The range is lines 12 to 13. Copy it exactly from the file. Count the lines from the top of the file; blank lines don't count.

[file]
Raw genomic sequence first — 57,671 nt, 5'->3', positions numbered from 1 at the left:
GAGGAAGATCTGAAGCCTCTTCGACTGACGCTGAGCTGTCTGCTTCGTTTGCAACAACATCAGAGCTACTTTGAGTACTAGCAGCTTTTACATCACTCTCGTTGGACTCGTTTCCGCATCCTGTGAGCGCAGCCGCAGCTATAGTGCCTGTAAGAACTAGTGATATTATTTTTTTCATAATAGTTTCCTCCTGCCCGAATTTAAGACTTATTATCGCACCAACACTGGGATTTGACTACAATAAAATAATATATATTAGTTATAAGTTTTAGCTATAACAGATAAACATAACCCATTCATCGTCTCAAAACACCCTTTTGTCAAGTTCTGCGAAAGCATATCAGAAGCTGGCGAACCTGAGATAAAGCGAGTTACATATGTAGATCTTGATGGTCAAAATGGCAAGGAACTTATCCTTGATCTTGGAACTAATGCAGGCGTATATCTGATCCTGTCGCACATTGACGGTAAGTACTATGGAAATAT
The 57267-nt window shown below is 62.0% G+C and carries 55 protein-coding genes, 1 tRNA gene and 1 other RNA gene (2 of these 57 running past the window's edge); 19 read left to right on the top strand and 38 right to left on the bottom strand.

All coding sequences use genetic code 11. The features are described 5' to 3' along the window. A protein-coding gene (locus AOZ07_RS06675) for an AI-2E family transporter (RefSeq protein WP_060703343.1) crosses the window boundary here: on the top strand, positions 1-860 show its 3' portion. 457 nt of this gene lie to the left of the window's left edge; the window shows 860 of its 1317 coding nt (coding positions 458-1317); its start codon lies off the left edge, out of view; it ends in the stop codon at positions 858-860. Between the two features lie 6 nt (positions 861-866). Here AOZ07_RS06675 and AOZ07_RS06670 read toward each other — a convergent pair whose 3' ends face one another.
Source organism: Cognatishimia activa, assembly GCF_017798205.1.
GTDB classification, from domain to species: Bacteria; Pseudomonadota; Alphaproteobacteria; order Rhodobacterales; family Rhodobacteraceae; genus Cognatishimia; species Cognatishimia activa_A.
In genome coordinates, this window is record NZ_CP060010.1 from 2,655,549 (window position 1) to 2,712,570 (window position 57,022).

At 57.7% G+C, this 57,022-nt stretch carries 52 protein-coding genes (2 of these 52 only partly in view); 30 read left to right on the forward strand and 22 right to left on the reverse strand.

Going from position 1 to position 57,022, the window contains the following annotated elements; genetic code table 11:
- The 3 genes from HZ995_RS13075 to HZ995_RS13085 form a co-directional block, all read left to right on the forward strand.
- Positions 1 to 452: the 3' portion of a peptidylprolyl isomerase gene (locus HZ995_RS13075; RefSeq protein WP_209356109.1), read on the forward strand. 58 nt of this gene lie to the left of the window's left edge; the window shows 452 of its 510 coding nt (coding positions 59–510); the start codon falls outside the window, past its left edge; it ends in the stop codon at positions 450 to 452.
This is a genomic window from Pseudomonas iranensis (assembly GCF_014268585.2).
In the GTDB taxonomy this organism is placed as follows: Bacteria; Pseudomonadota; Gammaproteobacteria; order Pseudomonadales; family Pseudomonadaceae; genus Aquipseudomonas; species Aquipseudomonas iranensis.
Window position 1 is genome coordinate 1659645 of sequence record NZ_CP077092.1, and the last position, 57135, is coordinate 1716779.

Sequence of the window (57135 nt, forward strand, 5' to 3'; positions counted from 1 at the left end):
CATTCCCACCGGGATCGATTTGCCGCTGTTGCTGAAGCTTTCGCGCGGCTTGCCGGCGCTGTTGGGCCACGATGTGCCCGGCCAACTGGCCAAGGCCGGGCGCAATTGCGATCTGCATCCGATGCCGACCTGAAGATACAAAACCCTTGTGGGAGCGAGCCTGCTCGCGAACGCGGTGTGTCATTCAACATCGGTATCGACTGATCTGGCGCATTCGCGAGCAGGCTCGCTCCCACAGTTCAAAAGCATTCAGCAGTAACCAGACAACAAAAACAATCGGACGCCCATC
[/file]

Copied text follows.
This is a genomic window from Pseudomonas iranensis (assembly GCF_014268585.2).
In the GTDB taxonomy this organism is placed as follows: Bacteria; Pseudomonadota; Gammaproteobacteria; order Pseudomonadales; family Pseudomonadaceae; genus Aquipseudomonas; species Aquipseudomonas iranensis.